After playing the first half of the Shani single tour heading to Adelaide and Sydney the band are finishing it off with a few more dates. We caught up with drummer Sam to chat about the single and if this tour has any volcanoes in it.
After playing the first half of the tour earlier in the year where are you heading now?
This time around it is Hobart and Melbourne, just a little Bass Strait action, a quick one-two. The Hobart show is with The Preatures and Klo as part of the Dark Mofo Festival, and then we jump over to Melbourne to play Shebeen with Golden Girls and Hideous Towns. Both make good pop, with Golden Girls describing themselves as ‘post-party’ music while Hideous Towns are pretty damn dreamy.
Has the band played Shebeen before?
No, we haven’t played there. I have eaten a tasty taco there though and drank a beer from somewhere in Africa. I also had a really good piece of fudge. I hear the bandroom has a really good vibe and their profits go to third world development, so it’s definitely a venue doing it right.
What's it like being a Tasmanian band travelling and playing shows in Melbourne?
Melbourne kinda feels like a big outer suburb north of our CBD (haha). We’ve always really enjoyed playing Melbourne, and generally we’ve been pretty well received. We are lucky enough that our friends play in some exceptional bands there, who we get to play with (Parking Lot Experiments, Milk Teddy, Trjaeu to name a few), and with their help the cultural differences are minimised and we know how to correctly order a beer (down in Tasmania a small beer is a ‘ten ounce’ but not so on the mainland).
What do the band get up to when in Melbourne?
I guess we just like to hang out with friends, eat super tasty food, catch a few shows if we can. We are very much into breakfast as being the best meal, so definitely a post-show leisurely feast. There are too many good cafes to mention. As for bars – Some Velvet Morning is cosy and plays the best rekkids.
What can people expect from your live show?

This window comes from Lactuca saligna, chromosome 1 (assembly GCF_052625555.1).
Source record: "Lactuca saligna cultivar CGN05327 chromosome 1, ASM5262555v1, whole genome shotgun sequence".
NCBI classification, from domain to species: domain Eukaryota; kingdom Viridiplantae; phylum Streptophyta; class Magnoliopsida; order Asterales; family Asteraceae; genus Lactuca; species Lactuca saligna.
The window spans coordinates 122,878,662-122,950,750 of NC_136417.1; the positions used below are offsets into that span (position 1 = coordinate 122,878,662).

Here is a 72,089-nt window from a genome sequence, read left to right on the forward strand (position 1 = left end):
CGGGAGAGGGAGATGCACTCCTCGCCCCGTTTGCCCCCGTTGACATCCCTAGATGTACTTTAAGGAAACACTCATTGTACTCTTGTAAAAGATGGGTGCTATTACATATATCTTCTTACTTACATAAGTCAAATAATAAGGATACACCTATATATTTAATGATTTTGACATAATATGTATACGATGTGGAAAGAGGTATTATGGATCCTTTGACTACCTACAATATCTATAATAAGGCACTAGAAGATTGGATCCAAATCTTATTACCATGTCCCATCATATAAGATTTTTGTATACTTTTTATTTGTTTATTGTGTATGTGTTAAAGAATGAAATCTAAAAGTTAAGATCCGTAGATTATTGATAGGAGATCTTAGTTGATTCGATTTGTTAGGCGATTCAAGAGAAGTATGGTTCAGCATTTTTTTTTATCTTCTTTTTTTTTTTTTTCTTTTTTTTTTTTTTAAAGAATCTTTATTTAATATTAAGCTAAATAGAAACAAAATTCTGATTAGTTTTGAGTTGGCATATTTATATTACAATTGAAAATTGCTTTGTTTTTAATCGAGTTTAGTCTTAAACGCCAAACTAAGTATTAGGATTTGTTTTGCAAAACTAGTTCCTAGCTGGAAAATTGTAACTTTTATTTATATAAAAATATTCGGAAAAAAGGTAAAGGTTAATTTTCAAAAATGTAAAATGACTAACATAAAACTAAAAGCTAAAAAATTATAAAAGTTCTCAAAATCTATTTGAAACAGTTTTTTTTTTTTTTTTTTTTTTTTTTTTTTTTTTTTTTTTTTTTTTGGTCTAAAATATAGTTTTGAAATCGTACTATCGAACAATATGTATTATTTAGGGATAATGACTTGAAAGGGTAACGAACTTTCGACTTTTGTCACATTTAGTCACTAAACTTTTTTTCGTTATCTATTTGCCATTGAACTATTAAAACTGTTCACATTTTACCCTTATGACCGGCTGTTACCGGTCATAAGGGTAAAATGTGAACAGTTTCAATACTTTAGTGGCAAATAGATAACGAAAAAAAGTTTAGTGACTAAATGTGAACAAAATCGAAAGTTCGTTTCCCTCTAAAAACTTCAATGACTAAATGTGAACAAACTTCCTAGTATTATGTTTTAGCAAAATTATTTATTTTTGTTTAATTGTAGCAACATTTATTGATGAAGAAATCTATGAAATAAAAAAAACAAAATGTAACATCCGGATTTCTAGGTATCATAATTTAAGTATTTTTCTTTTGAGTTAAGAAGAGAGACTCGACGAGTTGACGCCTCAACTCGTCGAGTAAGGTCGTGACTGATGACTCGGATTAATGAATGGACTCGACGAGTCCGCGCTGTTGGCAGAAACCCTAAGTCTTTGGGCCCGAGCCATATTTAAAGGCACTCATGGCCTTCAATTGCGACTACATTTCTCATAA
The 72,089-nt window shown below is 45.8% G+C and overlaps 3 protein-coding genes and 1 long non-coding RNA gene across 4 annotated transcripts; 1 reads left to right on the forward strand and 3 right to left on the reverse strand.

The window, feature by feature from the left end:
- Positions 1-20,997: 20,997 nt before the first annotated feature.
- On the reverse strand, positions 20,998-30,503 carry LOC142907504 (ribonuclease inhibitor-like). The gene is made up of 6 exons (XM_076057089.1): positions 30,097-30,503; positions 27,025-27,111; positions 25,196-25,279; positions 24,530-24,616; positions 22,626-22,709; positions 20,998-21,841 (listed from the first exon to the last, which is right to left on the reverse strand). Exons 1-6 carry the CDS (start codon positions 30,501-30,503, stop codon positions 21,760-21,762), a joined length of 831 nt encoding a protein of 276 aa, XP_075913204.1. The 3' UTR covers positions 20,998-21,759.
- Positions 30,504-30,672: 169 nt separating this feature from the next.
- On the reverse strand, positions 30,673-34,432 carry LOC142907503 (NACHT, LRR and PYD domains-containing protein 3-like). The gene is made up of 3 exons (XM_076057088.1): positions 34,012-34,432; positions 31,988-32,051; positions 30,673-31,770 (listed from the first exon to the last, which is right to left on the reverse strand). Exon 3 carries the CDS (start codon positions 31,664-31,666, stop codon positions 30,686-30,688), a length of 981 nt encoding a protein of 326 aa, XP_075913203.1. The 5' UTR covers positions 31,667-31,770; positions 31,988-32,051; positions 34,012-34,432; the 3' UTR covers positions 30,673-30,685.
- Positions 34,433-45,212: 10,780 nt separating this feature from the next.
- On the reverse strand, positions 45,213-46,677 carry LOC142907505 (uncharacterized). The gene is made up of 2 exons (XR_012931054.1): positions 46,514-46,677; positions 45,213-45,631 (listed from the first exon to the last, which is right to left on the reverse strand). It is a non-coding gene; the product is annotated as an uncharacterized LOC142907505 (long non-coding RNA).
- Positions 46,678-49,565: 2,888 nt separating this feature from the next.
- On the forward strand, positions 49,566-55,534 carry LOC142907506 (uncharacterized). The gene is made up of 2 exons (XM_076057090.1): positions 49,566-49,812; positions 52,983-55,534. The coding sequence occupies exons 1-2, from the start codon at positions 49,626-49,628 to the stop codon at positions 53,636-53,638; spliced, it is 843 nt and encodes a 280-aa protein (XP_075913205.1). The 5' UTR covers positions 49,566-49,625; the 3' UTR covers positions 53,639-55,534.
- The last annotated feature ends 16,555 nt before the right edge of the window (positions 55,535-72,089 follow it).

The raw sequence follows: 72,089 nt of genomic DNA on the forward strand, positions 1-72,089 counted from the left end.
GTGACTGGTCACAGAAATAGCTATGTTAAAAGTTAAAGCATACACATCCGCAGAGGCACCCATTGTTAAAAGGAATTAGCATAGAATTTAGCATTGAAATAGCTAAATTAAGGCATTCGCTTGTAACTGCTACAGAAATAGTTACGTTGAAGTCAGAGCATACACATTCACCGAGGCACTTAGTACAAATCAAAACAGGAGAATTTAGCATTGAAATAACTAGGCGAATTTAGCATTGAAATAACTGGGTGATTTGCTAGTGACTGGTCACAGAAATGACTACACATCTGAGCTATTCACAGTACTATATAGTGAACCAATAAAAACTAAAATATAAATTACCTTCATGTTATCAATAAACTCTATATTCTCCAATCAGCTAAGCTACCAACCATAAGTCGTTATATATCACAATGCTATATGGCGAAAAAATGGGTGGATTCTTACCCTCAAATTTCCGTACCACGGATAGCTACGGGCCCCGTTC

I think we are starting to get into music as being more of a performance, less bashful maybe 'cos there’s no point in being shy now we’ve been a band for long enough to not really care about trying to be someone else or fit a particular idea. Expanding our lineup has also made things a bit more unpredictable in a good way. There are now more vocals, more synths, a bit more switching of instruments and a darker sound when the electronic beats are about. The new record is going to be damn fun to play live.
No novices to touring, Tiger Choir, have previously supported Deerhunter and The Drums on national tours. We asked what some of the more interesting events that stick in their minds are.
We played Camp a Low Hum Festival in New Zealand. That festival and tour was probably the best week of our lives – to play alongside so many great Australian and NZ bands in the most amazing settings. Not only is the festival nestled in the most beautiful scenery but band stages were set up in squash and tennis courts and other random places. We got to see Four Tet play in an empty swimming pool! Those tours are the reference point for us – why we make and play music – to try and make a quick but real connection with the people around you and create opportunities to do crazy shit across the world. When the festival was over we hiked up a volcano. We want to see more volcanoes.
There was also a show with The Drums in Perth. That night it led to us playing scrabble in a bar called ‘The Moon’ and then dancing with The Drums to Rihanna in a superclub. At least I think that’s what happened.
Catch Tiger Choir with Melbournites Golden Girls and Hideous Towns at Shebeen on June 20. There are no volcanoes near by but I think we can do better than a game of scrabble.
Anyone feel like interstate game of Risk?